Great question Pamela, if you were born January 2, 1943, through January 1, 1955, then your full retirement age for retirement insurance benefits is 66. If you work and are full retirement age or older, the amount you make at work will not affect your Social Security benefits, no matter how much you earn. Your payments come from Social Security Administration, not Medicare.
      Also, some people have to pay federal income taxes on their Social Security benefits. This usually happens only if you have other substantial income (such as wages, self-employment, interest, dividends and other taxable income that must be reported on your tax return) in addition to your benefits.
      See Withholding Income Tax From Your Social Security Benefits for information on this topic. Thanks!

  3. Patti

    I’m collecting social security full benefits. I’m at full retirement age but still have to continue to work, so therefore I’m still paying into social security. Will I see an increase in my benefits because I’m still paying into it?

    • Ray F.

      Hello Patti. As long as you continue to work and receive benefits, we will check your record every year to see whether the additional earnings will increase your monthly benefit. If there is an increase, we will send you a letter telling you of your new benefit amount.
      In addition, after you reach full retirement age, we will recalculate your benefit amount to give you credit for any months in which you did not receive a benefit because of your earnings. We will send you a letter telling you about any increase in your benefit amount. Thanks!

  4. Kellie M.

    I’m not clear on early retirement . I would like to know if I retire at 62 I will receive about $400 less a month than if I retired at 65 or 67 . I need to continue working in order to survive.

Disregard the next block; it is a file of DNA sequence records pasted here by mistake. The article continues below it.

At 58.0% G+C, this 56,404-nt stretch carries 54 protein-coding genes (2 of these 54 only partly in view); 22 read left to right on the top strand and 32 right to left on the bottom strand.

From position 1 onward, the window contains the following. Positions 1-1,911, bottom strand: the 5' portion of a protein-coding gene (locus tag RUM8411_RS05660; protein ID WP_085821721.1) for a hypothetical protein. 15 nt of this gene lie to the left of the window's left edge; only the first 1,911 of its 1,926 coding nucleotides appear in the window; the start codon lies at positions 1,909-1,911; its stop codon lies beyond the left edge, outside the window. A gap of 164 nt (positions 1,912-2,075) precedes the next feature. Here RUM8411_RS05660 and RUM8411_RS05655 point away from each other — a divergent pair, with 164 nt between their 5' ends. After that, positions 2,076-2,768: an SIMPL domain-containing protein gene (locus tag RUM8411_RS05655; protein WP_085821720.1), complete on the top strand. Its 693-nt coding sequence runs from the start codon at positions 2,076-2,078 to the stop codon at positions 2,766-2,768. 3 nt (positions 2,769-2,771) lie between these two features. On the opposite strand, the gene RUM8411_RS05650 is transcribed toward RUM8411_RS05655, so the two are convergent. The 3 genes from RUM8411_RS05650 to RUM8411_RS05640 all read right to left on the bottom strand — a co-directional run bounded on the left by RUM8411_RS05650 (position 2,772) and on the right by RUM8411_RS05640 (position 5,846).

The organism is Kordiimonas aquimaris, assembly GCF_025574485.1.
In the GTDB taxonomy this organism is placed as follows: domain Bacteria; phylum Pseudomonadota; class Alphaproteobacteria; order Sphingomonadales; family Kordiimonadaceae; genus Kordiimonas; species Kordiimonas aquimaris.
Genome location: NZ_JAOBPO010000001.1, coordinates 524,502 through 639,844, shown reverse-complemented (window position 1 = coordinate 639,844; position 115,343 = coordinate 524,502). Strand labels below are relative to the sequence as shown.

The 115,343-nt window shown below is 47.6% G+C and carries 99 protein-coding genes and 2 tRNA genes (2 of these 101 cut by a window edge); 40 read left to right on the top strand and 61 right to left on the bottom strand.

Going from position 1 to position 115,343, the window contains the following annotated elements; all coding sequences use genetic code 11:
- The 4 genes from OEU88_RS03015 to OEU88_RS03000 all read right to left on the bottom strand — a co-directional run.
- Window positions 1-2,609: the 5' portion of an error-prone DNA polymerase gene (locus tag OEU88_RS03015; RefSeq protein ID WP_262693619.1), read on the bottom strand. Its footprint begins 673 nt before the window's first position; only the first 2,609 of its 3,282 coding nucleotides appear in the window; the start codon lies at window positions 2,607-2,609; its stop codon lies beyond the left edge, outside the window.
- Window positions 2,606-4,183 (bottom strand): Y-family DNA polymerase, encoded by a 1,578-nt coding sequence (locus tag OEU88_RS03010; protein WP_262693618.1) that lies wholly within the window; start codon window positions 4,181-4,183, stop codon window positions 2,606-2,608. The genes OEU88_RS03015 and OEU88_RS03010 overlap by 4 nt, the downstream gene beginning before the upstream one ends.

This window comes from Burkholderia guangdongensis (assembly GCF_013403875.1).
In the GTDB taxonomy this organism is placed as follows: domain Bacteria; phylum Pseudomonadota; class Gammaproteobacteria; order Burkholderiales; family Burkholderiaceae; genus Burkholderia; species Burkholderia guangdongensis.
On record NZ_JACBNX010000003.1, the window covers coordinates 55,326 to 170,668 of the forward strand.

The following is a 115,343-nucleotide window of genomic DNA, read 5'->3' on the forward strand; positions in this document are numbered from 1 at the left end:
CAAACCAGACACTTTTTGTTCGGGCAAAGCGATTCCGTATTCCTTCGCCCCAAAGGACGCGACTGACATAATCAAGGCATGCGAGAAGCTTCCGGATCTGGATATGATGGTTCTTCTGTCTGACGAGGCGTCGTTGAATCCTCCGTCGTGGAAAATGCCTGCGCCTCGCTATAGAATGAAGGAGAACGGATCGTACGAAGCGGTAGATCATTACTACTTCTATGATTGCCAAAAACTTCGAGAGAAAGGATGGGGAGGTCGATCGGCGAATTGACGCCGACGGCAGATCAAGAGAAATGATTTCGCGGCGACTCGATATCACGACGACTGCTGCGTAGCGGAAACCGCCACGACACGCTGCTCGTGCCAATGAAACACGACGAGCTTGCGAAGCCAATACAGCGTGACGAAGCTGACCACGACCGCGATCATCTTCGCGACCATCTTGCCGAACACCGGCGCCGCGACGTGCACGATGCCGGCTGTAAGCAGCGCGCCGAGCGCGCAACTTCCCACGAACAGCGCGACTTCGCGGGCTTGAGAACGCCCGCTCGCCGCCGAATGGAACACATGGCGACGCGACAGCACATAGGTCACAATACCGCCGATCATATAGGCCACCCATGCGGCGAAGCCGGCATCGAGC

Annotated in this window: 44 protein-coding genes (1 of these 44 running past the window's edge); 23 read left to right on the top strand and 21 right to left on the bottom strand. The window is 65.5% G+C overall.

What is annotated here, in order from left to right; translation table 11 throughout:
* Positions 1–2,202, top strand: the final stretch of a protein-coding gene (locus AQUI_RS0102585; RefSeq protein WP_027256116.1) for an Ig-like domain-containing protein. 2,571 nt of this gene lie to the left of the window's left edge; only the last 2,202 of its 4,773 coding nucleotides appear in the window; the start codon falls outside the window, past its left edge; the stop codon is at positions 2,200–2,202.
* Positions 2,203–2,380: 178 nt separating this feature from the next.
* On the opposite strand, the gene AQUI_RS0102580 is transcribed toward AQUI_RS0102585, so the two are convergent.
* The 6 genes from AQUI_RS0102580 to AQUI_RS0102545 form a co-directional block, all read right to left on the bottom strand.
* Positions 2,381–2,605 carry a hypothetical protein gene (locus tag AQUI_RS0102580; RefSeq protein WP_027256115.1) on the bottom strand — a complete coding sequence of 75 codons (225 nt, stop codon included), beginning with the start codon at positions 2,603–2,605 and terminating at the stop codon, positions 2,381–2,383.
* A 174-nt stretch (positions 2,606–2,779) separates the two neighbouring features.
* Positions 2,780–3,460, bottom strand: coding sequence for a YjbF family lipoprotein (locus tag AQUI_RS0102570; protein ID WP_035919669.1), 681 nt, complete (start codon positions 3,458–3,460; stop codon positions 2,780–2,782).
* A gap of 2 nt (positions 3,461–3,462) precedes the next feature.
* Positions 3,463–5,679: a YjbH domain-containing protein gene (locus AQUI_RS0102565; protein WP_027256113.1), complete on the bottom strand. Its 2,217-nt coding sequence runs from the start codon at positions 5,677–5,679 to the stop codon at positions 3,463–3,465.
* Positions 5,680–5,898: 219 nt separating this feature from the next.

Will I get the $400 more a month once I reach full retirement age or will I continue with the lower monthly benefit from here forward…

  5. Catherine P.

    Thank you for the information. I will be seeking a review and verification of my benefit.

  6. Rutledge S.

    I seriously do not comment on the internet about anything financial in my life…….also this is not my real name…..

  7. Nancy M.

    I moved and want to know how to change the bank where my SS check is deposited. I can’t find the information anywhere. Can you help.

  8. Maesha

    I have taken ill this year. I am on short term disability with my company. I have not been able to work for six months. I will be 62 in two weeks and have worked 32 years. Can I apply for SSD now and generally how long will I have to wait to receive benefits.? Do I also apply for social security at the same time?

    • Ray F.

      Hello Maesha. Social Security pays only for total disability. We pay disability benefits to people under their full retirement age who are unable to work because of a medical condition that is expected to last one year or more or end in death. No benefits are payable for partial disability or short-term disability.
      If you think you are disabled under our rules, you can file for disability online.
      Also, you can apply for reduced retirement benefits at age 62. We can pay your retirement benefits while we consider your application for disability.
      See what you can do online, or call us at 1-800-772-1213 (TTY 1-800-325-0778) between 7 a.m. and 7 p.m., Monday through Friday for more information or to make an appointment. Generally, you will have a shorter wait time if you call later during the day or later in the week.
      We hope this information helps!

  9. Frank J.

    I need my IRS transcripts for this last tax date.

    • NHS

      Then get them from the IRS!

  10. Frank J.

    I need a letter from the IRS that shows I did not have to pay taxes this last year, because I did not make enough money from my social security income, and I had no other income.

    • Ray F.

      Hello Frank. You will need to contact the IRS. Their toll-free number is 1-800-829-1040. We hope this helps!